Captured by Indians
MAY 22, 2015 – OCT. 2, 2016 The Captured by Indians exhibit examined the practice of captivity from its prehistoric roots to its impact on modern American Indians and other ethnicities.
WARFARE & ASSIMILATION ON THE 18TH CENTURY FRONTIER
During the turbulent decades of the mid-18th century, thousands of European and African settlers were captured by American Indians whose dwindling numbers forced them to adopt non-Indians in an effort to survive. The subsequent experience of captivity and adoption forever altered both the captives and their captors as identities shifted, allegiances were tested, and once-rigid lines between cultures became forever blurred.
Using documentary evidence gleaned from 18th and early 19th century primary sources, dozens of rare artifacts, and a wide array of imagery, the Captured by Indians exhibit examined the practice of captivity from its prehistoric roots to its impact on modern American Indians and other ethnicities.
Highlights of the 3,000-square-foot exhibit included:
- Three new life-like vignettes, including John Brickell, a local boy captured just a few miles from Fort Pitt at age 10; Massy Harbison, who heroically saved the life of her child after escaping from her captors; and the Kincade family, who were reunited on the Bouquet Expedition in 1764;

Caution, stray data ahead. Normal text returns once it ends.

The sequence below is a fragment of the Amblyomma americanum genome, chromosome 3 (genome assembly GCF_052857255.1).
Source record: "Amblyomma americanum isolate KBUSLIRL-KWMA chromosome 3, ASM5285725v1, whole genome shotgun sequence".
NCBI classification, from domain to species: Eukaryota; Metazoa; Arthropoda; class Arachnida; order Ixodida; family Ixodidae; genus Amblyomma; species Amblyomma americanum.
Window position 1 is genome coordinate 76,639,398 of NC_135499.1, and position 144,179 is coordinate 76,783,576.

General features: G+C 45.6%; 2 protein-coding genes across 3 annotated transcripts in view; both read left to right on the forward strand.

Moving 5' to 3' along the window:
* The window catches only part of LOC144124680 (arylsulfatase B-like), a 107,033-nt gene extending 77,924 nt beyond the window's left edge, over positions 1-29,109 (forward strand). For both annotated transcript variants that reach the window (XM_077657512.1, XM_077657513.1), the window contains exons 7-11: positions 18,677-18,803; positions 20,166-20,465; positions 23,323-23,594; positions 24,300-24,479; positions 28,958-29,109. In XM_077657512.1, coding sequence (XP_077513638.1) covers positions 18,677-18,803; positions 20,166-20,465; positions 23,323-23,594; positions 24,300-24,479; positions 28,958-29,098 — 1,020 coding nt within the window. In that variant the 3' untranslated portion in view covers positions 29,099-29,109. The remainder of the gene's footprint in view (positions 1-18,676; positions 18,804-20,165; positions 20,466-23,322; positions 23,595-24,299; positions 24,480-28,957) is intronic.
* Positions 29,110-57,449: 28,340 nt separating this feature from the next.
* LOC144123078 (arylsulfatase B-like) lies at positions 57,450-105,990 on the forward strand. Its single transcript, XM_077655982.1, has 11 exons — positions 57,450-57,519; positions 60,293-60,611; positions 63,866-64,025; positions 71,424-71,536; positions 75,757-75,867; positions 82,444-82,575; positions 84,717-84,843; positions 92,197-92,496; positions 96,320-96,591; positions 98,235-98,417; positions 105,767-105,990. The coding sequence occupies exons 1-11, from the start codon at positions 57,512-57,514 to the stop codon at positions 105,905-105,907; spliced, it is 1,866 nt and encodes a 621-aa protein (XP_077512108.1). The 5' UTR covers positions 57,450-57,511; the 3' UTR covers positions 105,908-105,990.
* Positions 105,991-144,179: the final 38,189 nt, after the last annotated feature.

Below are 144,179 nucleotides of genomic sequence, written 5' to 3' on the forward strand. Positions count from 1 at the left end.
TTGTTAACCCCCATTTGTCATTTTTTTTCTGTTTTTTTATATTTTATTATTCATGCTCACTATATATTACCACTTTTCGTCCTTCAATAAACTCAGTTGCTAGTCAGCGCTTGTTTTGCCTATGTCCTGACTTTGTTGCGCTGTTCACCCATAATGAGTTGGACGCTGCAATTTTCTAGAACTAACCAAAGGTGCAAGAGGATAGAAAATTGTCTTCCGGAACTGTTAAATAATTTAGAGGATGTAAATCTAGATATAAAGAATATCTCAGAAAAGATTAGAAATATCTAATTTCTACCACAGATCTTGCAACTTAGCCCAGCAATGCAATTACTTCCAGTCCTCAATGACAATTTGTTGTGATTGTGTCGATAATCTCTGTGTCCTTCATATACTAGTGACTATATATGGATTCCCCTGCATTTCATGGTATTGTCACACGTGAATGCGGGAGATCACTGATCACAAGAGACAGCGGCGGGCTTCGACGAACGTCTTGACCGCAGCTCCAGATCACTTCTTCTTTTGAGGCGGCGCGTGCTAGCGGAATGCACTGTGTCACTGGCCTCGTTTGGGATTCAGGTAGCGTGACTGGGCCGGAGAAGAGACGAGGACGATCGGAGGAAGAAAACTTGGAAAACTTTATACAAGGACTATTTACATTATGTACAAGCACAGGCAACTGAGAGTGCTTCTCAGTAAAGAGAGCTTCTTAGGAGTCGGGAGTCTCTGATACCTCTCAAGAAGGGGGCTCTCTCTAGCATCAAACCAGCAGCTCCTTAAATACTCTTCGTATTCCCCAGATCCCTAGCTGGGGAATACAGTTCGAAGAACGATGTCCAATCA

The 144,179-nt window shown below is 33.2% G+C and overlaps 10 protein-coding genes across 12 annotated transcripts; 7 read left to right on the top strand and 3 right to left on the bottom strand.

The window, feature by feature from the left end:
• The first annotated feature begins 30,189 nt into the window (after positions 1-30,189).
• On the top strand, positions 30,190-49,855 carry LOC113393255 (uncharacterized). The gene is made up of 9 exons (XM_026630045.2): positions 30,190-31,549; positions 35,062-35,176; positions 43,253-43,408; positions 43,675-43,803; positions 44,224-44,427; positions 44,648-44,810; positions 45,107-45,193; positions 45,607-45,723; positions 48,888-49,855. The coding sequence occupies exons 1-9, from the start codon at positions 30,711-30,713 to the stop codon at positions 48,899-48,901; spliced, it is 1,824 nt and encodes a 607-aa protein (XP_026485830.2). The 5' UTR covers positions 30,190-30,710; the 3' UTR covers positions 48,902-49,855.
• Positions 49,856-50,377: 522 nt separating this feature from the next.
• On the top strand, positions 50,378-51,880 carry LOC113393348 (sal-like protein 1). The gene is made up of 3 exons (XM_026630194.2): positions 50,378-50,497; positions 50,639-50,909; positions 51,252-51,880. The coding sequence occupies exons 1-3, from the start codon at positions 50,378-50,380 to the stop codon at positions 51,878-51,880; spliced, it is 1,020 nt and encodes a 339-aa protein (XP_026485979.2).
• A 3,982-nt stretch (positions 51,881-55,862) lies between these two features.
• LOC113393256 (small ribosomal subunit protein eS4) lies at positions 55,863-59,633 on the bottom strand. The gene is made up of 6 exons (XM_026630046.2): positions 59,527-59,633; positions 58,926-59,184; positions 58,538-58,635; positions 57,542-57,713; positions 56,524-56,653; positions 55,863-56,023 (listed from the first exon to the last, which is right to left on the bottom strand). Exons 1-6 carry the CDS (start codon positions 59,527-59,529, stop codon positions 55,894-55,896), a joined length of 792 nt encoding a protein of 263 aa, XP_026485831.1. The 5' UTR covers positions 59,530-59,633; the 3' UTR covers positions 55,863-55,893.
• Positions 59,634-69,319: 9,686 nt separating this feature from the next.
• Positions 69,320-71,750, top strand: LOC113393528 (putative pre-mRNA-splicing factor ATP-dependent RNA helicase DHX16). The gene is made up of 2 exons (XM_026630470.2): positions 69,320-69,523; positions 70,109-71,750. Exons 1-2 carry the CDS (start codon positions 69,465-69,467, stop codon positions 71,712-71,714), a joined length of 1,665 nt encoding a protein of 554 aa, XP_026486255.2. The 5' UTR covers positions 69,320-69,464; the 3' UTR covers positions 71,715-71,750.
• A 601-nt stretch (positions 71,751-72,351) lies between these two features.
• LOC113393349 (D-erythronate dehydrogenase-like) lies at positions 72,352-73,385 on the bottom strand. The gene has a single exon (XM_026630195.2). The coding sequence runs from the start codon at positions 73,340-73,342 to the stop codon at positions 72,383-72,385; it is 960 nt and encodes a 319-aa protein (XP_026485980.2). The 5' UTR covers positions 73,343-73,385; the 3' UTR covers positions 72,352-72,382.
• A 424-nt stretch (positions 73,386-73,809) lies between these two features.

- A bullet-ridden 18th century door from a cabin near Ligonier, Pa., that was attacked by Indians during the American Revolution;
- The Logan war club which was left at the site of a brutal Indian raid in southwest Virginia in 1774;
- A rare prisoner cord, used to bind captives taken during raids on frontier settlements;
- An American Indian horn spoon given to Catharine Bard by her Delaware captors in 1758;
- An original pencil sketch of Mary Jemison, who was captured during the French & Indian War and lived out the rest of her days among her adoptive people; and
- The waistcoat of Jacob Miller, a frontier settler who was killed during a raid on Miller’s Blockhouse in Washington County in 1782.
Told through the experiences of real-life captives, this compelling look at the 18th century frontier left visitors of all ages with a new understanding of the complexity of our past and the diversity of our present.
The following are excerpts from various captivity narratives that have informed the Captured by Indians exhibit.
- Massy Harbison
- Richard Bard
- Nimrod Ashby
- William Barnett
- Mary Jemison
- Jonathan Alder
- James Bell
On the Blog
- Making Massy Harbison
- The Life and Myth of Simon Girty
- Portrait of a Frontiersman: James Smith
- Mrs. Bard’s Spoon
- Bound by Tradition: Prisoner Restraints in the Captive Experience
David and Wendy Barensfeld
The Laurel Foundation
Richard King Mellon Foundation
H. Woodruff Turner
For more information, please contact Fort Pitt Museum Director, Alan Gutchess, or Exhibit Specialist, Mike Burke, at 412-281-9284.